The Department of Justice announced today that it has entered a consent decree with the Reading Parking Authority (RPA) in the City of Reading, Pa., which, if approved by the court, will resolve a lawsuit filed by the United States on June 27, 2013. The complaint alleged that the RPA violated Title VII of the Civil Rights Act of 1964 when it discriminated against former employee Henry Perez and other current and former employees of the RPA by subjecting them to harassment based on national origin (Hispanic), and then retaliating against Perez when he complained about the discrimination and harassment.
Under the terms of the consent decree, the RPA will institute new policies and procedures to ensure that its employees are not subjected to discrimination, harassment and retaliation. These policies and procedures will include a new reporting and investigation process to ensure that employees may report allegations of discrimination, harassment and retaliation, and that upon receiving such complaints, designated individuals will ensure that all such complaints are investigated appropriately. Additionally, the RPA will be required to provide training to all employees regarding discrimination, harassment and retaliation, as well as the terms of the new policies and procedures put in place as a result of the consent decree. Finally, the RPA will pay a total of $77,500 in monetary relief to individuals harmed by the discrimination, harassment and retaliation.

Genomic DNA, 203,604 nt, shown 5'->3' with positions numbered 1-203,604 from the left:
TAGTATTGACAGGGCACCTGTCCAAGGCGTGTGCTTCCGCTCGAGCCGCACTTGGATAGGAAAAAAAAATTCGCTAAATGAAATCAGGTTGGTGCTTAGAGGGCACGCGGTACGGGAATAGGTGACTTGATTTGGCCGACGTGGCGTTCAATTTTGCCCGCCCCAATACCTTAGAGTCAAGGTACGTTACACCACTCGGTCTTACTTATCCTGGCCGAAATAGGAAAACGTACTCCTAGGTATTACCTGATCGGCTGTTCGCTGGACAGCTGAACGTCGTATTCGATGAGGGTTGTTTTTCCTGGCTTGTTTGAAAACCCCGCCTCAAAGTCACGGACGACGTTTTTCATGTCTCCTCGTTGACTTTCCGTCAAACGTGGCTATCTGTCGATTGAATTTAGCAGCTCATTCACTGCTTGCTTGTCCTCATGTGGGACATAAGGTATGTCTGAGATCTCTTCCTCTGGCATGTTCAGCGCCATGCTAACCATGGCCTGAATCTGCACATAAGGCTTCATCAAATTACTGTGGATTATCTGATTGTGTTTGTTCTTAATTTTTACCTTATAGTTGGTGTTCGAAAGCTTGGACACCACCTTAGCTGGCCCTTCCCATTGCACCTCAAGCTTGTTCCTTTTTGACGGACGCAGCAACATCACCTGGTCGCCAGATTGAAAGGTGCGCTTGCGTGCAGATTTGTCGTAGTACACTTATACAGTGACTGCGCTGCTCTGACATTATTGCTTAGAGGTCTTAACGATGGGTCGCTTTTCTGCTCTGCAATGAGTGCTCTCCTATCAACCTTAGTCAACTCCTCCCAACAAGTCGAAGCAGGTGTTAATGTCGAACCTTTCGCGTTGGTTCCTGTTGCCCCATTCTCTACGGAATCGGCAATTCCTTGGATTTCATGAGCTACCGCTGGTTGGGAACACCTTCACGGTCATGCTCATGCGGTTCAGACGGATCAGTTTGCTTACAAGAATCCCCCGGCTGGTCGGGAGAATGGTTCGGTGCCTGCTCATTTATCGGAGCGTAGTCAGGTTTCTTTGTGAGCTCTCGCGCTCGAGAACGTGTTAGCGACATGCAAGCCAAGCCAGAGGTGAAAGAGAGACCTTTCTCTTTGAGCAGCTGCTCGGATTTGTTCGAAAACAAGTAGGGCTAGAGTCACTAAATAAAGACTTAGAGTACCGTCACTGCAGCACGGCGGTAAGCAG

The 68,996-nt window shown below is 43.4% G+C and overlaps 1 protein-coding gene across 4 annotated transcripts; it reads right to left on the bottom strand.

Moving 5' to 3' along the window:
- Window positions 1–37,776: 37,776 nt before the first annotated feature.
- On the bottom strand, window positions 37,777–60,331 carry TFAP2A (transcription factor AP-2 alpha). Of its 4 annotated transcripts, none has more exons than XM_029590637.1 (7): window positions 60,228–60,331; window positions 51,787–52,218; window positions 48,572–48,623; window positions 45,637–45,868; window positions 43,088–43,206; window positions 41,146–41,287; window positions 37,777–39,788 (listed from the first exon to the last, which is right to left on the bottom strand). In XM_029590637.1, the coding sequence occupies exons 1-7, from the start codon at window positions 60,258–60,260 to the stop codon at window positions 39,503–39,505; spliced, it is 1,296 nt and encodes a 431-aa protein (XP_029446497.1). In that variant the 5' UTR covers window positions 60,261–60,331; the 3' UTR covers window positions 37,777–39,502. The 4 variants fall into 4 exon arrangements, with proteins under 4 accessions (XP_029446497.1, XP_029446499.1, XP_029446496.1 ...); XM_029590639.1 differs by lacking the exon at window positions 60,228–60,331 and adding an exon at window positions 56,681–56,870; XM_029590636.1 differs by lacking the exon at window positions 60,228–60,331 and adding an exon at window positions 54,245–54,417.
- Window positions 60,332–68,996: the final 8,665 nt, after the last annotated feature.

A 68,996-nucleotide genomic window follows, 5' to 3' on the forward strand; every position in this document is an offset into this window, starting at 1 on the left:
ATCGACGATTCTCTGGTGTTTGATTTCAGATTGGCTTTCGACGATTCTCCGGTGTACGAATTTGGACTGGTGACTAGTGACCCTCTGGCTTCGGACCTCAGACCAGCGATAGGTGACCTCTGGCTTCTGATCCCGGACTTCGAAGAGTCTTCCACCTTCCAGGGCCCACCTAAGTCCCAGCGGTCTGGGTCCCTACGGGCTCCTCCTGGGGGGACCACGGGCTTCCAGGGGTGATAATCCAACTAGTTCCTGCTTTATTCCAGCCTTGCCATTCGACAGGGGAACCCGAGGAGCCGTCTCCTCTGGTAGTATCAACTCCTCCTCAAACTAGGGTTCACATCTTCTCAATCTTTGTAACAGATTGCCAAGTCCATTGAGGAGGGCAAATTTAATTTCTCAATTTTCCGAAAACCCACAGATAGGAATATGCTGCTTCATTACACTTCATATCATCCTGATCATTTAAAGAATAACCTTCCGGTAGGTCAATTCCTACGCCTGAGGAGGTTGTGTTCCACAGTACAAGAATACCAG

“No one should have to endure harassment due to their national origin or retaliation for speaking out against such discrimination,” said Acting Assistant Attorney General Jocelyn Samuels for the Civil Rights Division. “This lawsuit sends a clear message that the department will vigorously protect the rights of those in the public sector facing discrimination. The department commends the RPA for working to put in place new policies and procedures to protect its employees from discrimination, harassment and retaliation.”
The Philadelphia District Office of the Equal Employment Opportunity Commission (EEOC) investigated and attempted to resolve Perez’s charge of discrimination before referring it to the Department of Justice for litigation.
“By working together closely in appropriate cases, the EEOC and Department of Justice can marshal public resources more effectively and strategically,” said EEOC District Director Spencer H. Lewis Jr. of the EEOC’s Philadelphia District Office. “This settlement demonstrates once again that our partnership can yield significant results and will ensure all public employees are protected from egregious and unlawful discrimination, harassment and retaliation in the workplace.”
More information about the EEOC is available on its website at www.eeoc.gov . The enforcement of the Title VII is a top priority of the Justice Department’s Civil Rights Division. Additional information about the Civil Rights Division is available on its website at www.justice.gov/crt .